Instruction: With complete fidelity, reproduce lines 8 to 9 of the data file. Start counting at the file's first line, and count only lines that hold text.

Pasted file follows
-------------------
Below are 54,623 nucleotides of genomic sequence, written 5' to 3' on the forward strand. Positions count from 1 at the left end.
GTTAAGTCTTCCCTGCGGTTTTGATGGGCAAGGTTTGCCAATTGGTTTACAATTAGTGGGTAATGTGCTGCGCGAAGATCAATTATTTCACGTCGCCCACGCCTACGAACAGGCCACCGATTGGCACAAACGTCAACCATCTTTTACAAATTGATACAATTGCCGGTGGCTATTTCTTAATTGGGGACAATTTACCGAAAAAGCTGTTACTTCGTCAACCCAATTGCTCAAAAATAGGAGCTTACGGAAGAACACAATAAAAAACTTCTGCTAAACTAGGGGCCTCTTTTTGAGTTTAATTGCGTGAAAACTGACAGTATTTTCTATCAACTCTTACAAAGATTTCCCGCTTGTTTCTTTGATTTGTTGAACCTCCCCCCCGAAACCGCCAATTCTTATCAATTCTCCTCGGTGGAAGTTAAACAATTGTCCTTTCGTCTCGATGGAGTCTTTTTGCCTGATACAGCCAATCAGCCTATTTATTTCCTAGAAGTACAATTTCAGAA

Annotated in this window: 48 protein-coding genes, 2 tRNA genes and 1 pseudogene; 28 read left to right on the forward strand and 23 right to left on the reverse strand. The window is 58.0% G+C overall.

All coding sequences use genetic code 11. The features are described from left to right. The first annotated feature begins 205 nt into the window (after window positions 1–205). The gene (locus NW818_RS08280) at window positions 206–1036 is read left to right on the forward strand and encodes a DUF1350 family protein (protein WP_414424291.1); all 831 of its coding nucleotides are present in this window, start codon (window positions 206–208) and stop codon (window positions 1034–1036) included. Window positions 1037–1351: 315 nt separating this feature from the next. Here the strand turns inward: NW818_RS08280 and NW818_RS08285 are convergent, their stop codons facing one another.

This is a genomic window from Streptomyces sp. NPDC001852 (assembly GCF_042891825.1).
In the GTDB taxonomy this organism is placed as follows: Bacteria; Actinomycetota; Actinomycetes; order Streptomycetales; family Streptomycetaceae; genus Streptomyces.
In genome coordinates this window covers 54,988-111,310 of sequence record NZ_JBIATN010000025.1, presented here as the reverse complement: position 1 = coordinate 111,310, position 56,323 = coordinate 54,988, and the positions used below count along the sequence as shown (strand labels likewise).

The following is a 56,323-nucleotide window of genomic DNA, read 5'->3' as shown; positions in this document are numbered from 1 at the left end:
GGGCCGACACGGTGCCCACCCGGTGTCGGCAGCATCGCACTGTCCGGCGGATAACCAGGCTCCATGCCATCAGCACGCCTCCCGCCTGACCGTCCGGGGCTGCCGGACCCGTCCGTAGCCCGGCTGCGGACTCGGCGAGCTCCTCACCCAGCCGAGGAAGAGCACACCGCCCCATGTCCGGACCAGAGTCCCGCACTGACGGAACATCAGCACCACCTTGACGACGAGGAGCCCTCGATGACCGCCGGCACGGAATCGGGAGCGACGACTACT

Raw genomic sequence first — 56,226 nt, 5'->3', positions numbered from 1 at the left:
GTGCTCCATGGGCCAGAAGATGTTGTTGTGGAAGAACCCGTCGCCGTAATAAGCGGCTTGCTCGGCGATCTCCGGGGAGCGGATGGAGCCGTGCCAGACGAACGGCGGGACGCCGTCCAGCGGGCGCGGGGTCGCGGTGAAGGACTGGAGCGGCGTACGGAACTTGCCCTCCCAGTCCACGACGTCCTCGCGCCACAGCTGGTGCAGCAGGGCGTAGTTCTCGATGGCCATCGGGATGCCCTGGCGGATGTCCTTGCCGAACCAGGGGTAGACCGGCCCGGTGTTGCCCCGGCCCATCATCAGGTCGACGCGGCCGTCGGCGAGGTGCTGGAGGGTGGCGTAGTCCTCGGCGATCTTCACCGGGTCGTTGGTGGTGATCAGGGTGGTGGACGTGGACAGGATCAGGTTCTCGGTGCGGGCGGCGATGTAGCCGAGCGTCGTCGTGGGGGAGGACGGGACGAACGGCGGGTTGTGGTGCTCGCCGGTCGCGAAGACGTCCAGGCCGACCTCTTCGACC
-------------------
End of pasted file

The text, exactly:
The following is a 56,323-nucleotide window of genomic DNA, read 5'->3' as shown; positions in this document are numbered from 1 at the left end:
GGGCCGACACGGTGCCCACCCGGTGTCGGCAGCATCGCACTGTCCGGCGGATAACCAGGCTCCATGCCATCAGCACGCCTCCCGCCTGACCGTCCGGGGCTGCCGGACCCGTCCGTAGCCCGGCTGCGGACTCGGCGAGCTCCTCACCCAGCCGAGGAAGAGCACACCGCCCCATGTCCGGACCAGAGTCCCGCACTGACGGAACATCAGCACCACCTTGACGACGAGGAGCCCTCGATGACCGCCGGCACGGAATCGGGAGCGACGACTACT